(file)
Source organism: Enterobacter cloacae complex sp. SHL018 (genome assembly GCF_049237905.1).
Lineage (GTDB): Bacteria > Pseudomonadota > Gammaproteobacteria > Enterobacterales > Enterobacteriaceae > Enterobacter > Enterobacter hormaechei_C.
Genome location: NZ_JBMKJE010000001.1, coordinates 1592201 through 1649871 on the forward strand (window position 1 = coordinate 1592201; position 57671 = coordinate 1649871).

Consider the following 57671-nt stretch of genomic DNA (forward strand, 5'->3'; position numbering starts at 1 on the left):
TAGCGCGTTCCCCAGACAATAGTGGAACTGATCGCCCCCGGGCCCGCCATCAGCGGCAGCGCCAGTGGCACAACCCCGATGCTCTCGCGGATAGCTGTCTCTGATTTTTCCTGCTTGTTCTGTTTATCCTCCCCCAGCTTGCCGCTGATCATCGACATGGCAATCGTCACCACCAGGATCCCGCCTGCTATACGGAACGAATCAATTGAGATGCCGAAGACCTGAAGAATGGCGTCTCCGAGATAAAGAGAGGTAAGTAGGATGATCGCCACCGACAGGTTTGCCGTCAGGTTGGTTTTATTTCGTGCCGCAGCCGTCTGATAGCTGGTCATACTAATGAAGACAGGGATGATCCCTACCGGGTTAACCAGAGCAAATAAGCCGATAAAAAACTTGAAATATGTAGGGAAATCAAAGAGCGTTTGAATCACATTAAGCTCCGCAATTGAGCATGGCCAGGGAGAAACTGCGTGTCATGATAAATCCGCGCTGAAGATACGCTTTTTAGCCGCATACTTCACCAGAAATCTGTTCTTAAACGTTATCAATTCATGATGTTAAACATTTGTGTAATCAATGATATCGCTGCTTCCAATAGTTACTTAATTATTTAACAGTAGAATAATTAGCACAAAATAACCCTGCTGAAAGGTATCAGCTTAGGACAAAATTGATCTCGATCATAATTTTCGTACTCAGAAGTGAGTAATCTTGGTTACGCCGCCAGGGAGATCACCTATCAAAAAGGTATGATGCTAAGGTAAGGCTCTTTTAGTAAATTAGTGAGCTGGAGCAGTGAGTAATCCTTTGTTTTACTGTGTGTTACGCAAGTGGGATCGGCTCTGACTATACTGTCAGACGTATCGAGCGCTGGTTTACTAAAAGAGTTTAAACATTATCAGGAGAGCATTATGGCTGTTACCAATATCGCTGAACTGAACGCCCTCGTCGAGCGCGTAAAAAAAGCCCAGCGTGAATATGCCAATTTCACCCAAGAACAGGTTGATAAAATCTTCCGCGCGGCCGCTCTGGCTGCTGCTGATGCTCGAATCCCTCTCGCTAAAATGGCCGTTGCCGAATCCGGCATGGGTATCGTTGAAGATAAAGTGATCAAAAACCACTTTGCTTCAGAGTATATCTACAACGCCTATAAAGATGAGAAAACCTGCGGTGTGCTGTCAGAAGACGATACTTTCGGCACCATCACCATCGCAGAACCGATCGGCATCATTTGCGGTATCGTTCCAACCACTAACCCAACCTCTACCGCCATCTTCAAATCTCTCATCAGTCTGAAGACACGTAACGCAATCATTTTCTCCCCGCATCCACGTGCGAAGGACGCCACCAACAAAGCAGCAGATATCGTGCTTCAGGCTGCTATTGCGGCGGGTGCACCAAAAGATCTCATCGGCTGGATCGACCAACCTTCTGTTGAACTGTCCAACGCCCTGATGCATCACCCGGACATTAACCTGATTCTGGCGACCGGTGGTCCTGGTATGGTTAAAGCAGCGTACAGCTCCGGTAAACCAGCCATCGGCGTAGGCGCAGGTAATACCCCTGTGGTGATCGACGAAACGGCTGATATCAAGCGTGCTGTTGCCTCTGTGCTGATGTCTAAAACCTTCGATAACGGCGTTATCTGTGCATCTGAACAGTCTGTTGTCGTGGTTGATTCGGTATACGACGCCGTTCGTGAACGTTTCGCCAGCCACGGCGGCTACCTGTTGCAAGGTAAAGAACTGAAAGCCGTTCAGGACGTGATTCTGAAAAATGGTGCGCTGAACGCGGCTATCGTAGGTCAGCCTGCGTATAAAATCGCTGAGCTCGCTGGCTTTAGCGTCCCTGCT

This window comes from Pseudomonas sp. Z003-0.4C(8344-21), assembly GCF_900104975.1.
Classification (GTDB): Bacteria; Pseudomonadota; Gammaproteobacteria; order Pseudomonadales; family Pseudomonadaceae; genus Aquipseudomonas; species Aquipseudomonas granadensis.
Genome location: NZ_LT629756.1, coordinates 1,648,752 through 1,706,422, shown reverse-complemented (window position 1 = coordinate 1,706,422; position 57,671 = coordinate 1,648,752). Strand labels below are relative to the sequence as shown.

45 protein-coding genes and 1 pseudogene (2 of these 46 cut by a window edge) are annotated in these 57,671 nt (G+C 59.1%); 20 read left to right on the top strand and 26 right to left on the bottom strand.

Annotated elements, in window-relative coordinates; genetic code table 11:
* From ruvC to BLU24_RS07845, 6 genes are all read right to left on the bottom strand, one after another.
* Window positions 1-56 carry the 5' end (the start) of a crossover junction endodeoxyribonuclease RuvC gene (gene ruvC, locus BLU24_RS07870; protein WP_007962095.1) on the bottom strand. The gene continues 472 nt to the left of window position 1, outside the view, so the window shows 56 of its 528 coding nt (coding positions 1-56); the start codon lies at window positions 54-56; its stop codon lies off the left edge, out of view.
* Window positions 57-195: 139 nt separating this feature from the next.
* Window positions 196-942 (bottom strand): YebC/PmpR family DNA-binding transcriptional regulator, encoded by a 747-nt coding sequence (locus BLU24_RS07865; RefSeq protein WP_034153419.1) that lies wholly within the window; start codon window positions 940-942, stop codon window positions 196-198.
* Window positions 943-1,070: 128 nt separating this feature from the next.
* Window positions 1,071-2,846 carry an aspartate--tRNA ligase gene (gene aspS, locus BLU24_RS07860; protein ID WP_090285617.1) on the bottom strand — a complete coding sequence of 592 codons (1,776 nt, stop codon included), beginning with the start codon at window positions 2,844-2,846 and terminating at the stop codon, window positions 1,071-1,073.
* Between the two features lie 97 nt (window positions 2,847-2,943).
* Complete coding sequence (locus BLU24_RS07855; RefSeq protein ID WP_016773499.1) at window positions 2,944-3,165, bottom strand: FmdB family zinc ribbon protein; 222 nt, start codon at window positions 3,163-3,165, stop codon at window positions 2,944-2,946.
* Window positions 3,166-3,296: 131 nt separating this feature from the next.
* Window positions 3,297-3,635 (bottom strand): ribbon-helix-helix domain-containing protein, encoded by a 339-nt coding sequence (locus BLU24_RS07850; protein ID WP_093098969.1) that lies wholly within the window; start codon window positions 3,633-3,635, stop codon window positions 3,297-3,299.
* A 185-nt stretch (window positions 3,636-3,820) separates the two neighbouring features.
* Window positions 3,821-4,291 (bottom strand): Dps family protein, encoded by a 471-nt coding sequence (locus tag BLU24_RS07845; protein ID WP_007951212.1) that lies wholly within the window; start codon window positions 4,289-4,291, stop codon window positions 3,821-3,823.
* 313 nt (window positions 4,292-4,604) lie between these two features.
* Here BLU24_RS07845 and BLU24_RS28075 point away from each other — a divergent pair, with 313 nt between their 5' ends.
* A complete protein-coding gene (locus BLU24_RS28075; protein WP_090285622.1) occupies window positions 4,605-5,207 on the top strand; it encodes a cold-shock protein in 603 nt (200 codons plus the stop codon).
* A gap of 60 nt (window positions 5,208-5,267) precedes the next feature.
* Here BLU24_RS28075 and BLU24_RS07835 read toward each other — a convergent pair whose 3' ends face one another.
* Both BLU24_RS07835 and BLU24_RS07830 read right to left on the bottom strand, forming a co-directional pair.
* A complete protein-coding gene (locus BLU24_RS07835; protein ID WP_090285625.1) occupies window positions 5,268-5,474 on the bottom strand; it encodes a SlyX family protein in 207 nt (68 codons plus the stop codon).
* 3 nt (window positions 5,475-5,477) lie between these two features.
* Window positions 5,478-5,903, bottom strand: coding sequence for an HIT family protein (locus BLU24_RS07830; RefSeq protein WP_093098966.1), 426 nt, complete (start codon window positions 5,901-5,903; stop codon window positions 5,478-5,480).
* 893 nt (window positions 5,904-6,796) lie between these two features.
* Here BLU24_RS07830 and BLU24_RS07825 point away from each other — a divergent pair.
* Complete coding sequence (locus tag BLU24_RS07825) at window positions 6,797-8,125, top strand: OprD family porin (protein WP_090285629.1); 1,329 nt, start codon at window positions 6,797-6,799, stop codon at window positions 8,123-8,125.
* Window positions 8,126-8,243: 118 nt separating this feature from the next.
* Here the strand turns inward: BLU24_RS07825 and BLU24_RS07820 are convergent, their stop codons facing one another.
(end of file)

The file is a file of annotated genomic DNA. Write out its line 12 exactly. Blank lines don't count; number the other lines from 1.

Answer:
* Window positions 1-56 carry the 5' end (the start) of a crossover junction endodeoxyribonuclease RuvC gene (gene ruvC, locus BLU24_RS07870; protein WP_007962095.1) on the bottom strand. The gene continues 472 nt to the left of window position 1, outside the view, so the window shows 56 of its 528 coding nt (coding positions 1-56); the start codon lies at window positions 54-56; its stop codon lies off the left edge, out of view.